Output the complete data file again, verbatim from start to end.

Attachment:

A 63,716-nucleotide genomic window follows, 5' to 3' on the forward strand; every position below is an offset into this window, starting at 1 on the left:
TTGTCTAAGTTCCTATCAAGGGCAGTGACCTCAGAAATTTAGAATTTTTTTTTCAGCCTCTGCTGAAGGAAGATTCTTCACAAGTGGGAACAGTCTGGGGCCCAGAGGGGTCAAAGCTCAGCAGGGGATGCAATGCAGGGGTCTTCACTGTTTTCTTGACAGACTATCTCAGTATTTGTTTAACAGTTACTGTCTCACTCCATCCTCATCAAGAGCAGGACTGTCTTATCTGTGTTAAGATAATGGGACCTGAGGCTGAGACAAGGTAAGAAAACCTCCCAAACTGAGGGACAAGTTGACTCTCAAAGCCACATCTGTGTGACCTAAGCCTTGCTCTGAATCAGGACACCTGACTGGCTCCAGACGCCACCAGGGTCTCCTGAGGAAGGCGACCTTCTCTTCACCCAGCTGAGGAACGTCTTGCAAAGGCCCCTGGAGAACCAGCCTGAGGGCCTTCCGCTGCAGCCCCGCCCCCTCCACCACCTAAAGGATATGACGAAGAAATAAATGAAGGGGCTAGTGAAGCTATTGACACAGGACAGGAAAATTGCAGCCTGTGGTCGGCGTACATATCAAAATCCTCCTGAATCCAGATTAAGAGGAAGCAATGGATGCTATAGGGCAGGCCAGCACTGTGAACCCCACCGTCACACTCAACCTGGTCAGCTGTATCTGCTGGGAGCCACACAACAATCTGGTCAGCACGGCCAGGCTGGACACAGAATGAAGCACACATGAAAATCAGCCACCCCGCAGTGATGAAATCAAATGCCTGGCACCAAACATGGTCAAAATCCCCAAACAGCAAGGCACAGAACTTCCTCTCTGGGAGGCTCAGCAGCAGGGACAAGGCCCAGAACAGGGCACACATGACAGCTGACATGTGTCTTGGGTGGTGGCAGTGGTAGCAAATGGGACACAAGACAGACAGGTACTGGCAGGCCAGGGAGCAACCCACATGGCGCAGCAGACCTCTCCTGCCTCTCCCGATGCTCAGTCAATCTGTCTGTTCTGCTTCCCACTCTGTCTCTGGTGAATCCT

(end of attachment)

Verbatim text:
A 63,716-nucleotide genomic window follows, 5' to 3' on the forward strand; every position below is an offset into this window, starting at 1 on the left:
TTGTCTAAGTTCCTATCAAGGGCAGTGACCTCAGAAATTTAGAATTTTTTTTTCAGCCTCTGCTGAAGGAAGATTCTTCACAAGTGGGAACAGTCTGGGGCCCAGAGGGGTCAAAGCTCAGCAGGGGATGCAATGCAGGGGTCTTCACTGTTTTCTTGACAGACTATCTCAGTATTTGTTTAACAGTTACTGTCTCACTCCATCCTCATCAAGAGCAGGACTGTCTTATCTGTGTTAAGATAATGGGACCTGAGGCTGAGACAAGGTAAGAAAACCTCCCAAACTGAGGGACAAGTTGACTCTCAAAGCCACATCTGTGTGACCTAAGCCTTGCTCTGAATCAGGACACCTGACTGGCTCCAGACGCCACCAGGGTCTCCTGAGGAAGGCGACCTTCTCTTCACCCAGCTGAGGAACGTCTTGCAAAGGCCCCTGGAGAACCAGCCTGAGGGCCTTCCGCTGCAGCCCCGCCCCCTCCACCACCTAAAGGATATGACGAAGAAATAAATGAAGGGGCTAGTGAAGCTATTGACACAGGACAGGAAAATTGCAGCCTGTGGTCGGCGTACATATCAAAATCCTCCTGAATCCAGATTAAGAGGAAGCAATGGATGCTATAGGGCAGGCCAGCACTGTGAACCCCACCGTCACACTCAACCTGGTCAGCTGTATCTGCTGGGAGCCACACAACAATCTGGTCAGCACGGCCAGGCTGGACACAGAATGAAGCACACATGAAAATCAGCCACCCCGCAGTGATGAAATCAAATGCCTGGCACCAAACATGGTCAAAATCCCCAAACAGCAAGGCACAGAACTTCCTCTCTGGGAGGCTCAGCAGCAGGGACAAGGCCCAGAACAGGGCACACATGACAGCTGACATGTGTCTTGGGTGGTGGCAGTGGTAGCAAATGGGACACAAGACAGACAGGTACTGGCAGGCCAGGGAGCAACCCACATGGCGCAGCAGACCTCTCCTGCCTCTCCCGATGCTCAGTCAATCTGTCTGTTCTGCTTCCCACTCTGTCTCTGGTGAATCCT